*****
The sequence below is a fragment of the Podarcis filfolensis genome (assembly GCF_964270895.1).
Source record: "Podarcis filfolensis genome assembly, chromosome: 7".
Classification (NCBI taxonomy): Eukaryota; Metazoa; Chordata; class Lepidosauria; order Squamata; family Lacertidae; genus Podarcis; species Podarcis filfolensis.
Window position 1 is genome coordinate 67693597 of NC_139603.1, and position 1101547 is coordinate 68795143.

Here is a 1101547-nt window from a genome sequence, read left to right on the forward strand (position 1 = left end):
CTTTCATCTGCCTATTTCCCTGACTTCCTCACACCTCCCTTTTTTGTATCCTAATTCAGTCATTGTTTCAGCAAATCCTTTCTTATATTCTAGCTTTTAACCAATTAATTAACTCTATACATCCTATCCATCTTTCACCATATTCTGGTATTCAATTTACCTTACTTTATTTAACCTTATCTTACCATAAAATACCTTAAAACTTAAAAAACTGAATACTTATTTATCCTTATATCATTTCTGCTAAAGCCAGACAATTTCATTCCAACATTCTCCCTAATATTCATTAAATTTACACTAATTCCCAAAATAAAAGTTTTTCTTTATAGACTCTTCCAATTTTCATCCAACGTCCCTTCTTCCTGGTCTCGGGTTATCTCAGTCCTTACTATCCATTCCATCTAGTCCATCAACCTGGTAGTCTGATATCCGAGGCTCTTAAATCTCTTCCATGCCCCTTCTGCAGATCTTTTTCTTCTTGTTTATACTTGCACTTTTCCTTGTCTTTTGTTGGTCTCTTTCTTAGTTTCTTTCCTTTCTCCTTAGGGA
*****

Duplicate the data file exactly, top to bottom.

The sequence below is a fragment of the Podarcis filfolensis genome (assembly GCF_964270895.1).
Source record: "Podarcis filfolensis genome assembly, chromosome: 7".
Classification (NCBI taxonomy): Eukaryota; Metazoa; Chordata; class Lepidosauria; order Squamata; family Lacertidae; genus Podarcis; species Podarcis filfolensis.
Window position 1 is genome coordinate 67693597 of NC_139603.1, and position 1101547 is coordinate 68795143.

Here is a 1101547-nt window from a genome sequence, read left to right on the forward strand (position 1 = left end):
CTTTCATCTGCCTATTTCCCTGACTTCCTCACACCTCCCTTTTTTGTATCCTAATTCAGTCATTGTTTCAGCAAATCCTTTCTTATATTCTAGCTTTTAACCAATTAATTAACTCTATACATCCTATCCATCTTTCACCATATTCTGGTATTCAATTTACCTTACTTTATTTAACCTTATCTTACCATAAAATACCTTAAAACTTAAAAAACTGAATACTTATTTATCCTTATATCATTTCTGCTAAAGCCAGACAATTTCATTCCAACATTCTCCCTAATATTCATTAAATTTACACTAATTCCCAAAATAAAAGTTTTTCTTTATAGACTCTTCCAATTTTCATCCAACGTCCCTTCTTCCTGGTCTCGGGTTATCTCAGTCCTTACTATCCATTCCATCTAGTCCATCAACCTGGTAGTCTGATATCCGAGGCTCTTAAATCTCTTCCATGCCCCTTCTGCAGATCTTTTTCTTCTTGTTTATACTTGCACTTTTCCTTGTCTTTTGTTGGTCTCTTTCTTAGTTTCTTTCCTTTCTCCTTAGGGA